On May 27, 2019 the United States will remember those who died serving in our nation’s armed forces. Originating as Decoration Day on May 30, 1868, Memorial Day is an annual remembrance of all Americans who have died serving the nation, our Constitution, and the values that are at the heart of what it means to be an American.
Traditionally, the President will place a wreath on the Tomb on the Unknown Soldier at Arlington National Cemetery to honor those who have given their lives in defense of our nation. This Memorial Day however, President Trump is reported by the New York Times to be considering pardons for those accused or convicted of serious war crimes. As eloquently stated by NIMJ’s Advisors Professor Chris Jenks on Just Security, and Prof. Rachel VanLandingham in USA Today, it is difficult to conceive of an action by a Commander-in-Chief that is more likely to degrade good order and discipline, damage our national security and dishonor the millions of men and women who have served their nations honorably and in compliance with the law of war. As recognized by the Senate in their consideration of the 1949 Geneva Conventions in the aftermath of World War II and the Korean War,
“The United States has a proud tradition of support for individual rights, human freedom, and the welfare and dignity of man. Approval of these conventions by the Senate would be fully in conformity with this great tradition. Through its own conduct in previous wars the United States has been instrumental in encouraging the acceptance of standards of treatment which would preserve the peoples of all races and all nations from the savageries and barbarisms of the past.”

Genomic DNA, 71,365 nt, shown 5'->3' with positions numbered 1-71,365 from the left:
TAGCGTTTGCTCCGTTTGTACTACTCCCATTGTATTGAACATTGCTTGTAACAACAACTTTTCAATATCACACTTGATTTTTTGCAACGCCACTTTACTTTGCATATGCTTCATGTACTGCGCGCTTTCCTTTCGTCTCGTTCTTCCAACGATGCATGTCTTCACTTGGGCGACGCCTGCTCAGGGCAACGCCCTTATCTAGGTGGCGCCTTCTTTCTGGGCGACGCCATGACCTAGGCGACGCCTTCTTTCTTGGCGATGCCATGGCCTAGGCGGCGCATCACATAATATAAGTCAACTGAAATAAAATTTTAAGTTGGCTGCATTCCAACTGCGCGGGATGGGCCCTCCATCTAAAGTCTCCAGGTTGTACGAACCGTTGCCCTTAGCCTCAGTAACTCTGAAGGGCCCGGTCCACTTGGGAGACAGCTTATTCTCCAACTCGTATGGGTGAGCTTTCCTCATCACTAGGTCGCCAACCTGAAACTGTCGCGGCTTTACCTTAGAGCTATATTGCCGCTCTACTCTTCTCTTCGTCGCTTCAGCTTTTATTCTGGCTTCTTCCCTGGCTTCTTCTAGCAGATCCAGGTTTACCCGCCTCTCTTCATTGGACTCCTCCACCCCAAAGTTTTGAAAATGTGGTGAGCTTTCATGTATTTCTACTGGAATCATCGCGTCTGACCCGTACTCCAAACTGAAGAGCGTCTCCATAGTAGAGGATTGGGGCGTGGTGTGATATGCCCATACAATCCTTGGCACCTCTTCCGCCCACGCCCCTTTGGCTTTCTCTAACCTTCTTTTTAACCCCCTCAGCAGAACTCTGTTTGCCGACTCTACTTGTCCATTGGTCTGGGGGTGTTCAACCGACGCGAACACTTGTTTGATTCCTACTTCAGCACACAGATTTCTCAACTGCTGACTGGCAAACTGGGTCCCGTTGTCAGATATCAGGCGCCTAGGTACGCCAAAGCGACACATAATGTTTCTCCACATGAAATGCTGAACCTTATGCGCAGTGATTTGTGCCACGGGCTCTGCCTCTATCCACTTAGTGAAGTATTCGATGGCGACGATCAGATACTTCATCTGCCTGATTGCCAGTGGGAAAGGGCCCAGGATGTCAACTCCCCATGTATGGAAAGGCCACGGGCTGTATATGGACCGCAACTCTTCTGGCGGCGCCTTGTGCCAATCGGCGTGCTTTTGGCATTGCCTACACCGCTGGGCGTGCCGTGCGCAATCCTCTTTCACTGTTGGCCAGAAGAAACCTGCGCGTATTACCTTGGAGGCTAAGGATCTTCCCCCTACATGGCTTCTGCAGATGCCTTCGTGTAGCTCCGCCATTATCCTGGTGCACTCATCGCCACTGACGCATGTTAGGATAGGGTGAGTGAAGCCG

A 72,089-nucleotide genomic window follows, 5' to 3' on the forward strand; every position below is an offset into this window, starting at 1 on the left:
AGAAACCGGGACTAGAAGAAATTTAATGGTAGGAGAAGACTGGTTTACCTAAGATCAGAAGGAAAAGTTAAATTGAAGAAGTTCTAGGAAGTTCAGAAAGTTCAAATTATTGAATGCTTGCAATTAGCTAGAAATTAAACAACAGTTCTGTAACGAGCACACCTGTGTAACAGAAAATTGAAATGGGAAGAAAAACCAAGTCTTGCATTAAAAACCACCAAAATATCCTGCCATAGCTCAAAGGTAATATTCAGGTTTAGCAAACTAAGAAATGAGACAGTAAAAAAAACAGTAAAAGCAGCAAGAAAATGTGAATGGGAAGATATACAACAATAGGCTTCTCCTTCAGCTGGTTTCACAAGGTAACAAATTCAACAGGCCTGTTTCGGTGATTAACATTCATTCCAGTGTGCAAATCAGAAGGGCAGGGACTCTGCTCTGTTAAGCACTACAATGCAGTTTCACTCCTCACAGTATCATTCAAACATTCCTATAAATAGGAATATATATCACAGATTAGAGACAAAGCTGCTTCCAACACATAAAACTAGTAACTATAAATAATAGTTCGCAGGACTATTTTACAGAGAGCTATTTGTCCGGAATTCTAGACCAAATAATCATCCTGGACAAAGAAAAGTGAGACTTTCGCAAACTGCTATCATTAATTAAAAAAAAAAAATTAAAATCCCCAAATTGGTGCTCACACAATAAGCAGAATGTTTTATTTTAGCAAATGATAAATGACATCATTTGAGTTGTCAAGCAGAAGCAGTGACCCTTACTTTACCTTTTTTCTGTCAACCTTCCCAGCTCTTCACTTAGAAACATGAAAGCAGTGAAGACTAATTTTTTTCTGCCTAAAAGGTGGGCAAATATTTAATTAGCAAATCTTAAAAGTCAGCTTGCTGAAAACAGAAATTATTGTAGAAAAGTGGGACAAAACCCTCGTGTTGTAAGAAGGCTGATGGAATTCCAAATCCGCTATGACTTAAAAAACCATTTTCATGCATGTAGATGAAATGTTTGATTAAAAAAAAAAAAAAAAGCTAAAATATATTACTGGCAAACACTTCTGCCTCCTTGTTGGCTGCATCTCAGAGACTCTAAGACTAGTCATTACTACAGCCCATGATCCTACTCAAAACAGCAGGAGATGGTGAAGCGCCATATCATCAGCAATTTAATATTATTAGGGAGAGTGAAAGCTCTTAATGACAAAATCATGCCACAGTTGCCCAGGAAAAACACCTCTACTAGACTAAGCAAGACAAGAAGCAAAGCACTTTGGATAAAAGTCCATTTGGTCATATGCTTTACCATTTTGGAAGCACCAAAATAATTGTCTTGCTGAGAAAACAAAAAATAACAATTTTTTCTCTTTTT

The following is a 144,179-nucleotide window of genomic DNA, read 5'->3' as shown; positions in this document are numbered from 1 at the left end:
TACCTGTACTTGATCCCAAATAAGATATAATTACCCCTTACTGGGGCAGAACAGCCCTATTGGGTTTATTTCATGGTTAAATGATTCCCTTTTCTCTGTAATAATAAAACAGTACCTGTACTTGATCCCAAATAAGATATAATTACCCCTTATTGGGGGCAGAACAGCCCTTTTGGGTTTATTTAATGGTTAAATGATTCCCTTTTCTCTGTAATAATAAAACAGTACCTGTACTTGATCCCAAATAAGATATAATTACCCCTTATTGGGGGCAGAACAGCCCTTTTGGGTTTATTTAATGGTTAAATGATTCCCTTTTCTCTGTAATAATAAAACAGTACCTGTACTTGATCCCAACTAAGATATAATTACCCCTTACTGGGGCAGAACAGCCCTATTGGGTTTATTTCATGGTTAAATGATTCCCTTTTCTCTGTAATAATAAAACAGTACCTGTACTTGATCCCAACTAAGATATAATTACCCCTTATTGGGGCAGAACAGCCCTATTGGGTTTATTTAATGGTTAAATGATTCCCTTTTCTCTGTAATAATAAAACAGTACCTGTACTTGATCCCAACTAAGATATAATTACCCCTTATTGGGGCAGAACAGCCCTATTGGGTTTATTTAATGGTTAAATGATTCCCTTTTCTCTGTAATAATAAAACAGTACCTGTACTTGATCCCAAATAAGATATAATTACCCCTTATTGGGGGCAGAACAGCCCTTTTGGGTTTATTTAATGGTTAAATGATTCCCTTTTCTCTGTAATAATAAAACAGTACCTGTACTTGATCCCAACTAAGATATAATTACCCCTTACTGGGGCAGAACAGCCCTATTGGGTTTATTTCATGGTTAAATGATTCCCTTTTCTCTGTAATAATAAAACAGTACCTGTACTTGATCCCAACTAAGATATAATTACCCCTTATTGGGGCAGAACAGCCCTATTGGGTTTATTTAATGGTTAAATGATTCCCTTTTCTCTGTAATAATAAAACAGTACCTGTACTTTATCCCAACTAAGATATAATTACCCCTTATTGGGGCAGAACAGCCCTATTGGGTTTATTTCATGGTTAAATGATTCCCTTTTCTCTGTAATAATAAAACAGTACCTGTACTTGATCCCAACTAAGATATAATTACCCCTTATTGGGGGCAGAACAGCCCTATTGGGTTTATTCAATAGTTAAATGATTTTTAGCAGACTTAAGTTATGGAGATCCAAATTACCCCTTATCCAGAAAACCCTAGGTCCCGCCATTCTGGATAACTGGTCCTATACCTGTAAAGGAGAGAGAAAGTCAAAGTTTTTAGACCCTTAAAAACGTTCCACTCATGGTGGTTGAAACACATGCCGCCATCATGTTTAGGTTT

As the Commander-in-Chief, the President has the privilege of leading the men and women of the US military and of enforcing and reinforcing the long and proud tradition of compliance with the laws of war. As the Commander-in-Chief and the Chief Executive of the United States, the President has primary responsibility to ensure respect for the obligations of the Geneva Conventions that embody the laws of war and maintain the integrity of the military justice system. The circumstances of the cases reported to be under consideration by President Trump for Memorial Day pardons make these cases inappropriate for pardons. These cases are not a miscarriage of justice; but instead represent the commitment of the United States in holding our soldiers, sailors, airmen and marines accountable for the standards that preserve us all from the savageries and barbarisms of the past. The National Institute of Military Justice encourages all Americans to read the commentaries on this proposed action, and join us in urging the President not to issue such pardons in disregard of the military justice system that is designed to ensure that all military members are provided due process of law and held to the standards established by the rule of law. That would be the true memorial to all of America’s fallen.
The following blog post was published on Just Security on Friday, May 24th by two former TJAGs in the Navy and our own Rachel VanLandingham, Professor, Southwestern Law School, and retired JAG.
Andrew Milburn, a former Marine Colonel, provides the best reflection on why adherence to the law of war matters in the Atlantic.